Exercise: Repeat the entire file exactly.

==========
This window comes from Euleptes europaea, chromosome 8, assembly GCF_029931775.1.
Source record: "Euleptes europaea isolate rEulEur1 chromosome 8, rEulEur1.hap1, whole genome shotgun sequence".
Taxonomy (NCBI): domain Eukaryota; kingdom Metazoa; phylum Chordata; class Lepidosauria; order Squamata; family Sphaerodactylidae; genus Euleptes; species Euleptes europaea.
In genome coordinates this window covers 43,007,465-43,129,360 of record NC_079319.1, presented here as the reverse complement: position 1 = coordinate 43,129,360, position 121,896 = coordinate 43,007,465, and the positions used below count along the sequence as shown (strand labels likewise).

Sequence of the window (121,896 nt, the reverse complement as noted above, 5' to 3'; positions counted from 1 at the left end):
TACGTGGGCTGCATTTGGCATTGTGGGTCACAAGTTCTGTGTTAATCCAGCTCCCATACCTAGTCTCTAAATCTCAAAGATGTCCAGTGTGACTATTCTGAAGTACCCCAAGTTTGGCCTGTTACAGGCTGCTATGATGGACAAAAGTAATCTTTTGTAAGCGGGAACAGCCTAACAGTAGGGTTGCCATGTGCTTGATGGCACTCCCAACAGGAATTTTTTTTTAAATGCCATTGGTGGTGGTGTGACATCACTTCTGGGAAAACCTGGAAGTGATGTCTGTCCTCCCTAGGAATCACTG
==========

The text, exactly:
This window comes from Euleptes europaea, chromosome 8, assembly GCF_029931775.1.
Source record: "Euleptes europaea isolate rEulEur1 chromosome 8, rEulEur1.hap1, whole genome shotgun sequence".
Taxonomy (NCBI): domain Eukaryota; kingdom Metazoa; phylum Chordata; class Lepidosauria; order Squamata; family Sphaerodactylidae; genus Euleptes; species Euleptes europaea.
In genome coordinates this window covers 43,007,465-43,129,360 of record NC_079319.1, presented here as the reverse complement: position 1 = coordinate 43,129,360, position 121,896 = coordinate 43,007,465, and the positions used below count along the sequence as shown (strand labels likewise).

Sequence of the window (121,896 nt, the reverse complement as noted above, 5' to 3'; positions counted from 1 at the left end):
TACGTGGGCTGCATTTGGCATTGTGGGTCACAAGTTCTGTGTTAATCCAGCTCCCATACCTAGTCTCTAAATCTCAAAGATGTCCAGTGTGACTATTCTGAAGTACCCCAAGTTTGGCCTGTTACAGGCTGCTATGATGGACAAAAGTAATCTTTTGTAAGCGGGAACAGCCTAACAGTAGGGTTGCCATGTGCTTGATGGCACTCCCAACAGGAATTTTTTTTTAAATGCCATTGGTGGTGGTGTGACATCACTTCTGGGAAAACCTGGAAGTGATGTCTGTCCTCCCTAGGAATCACTG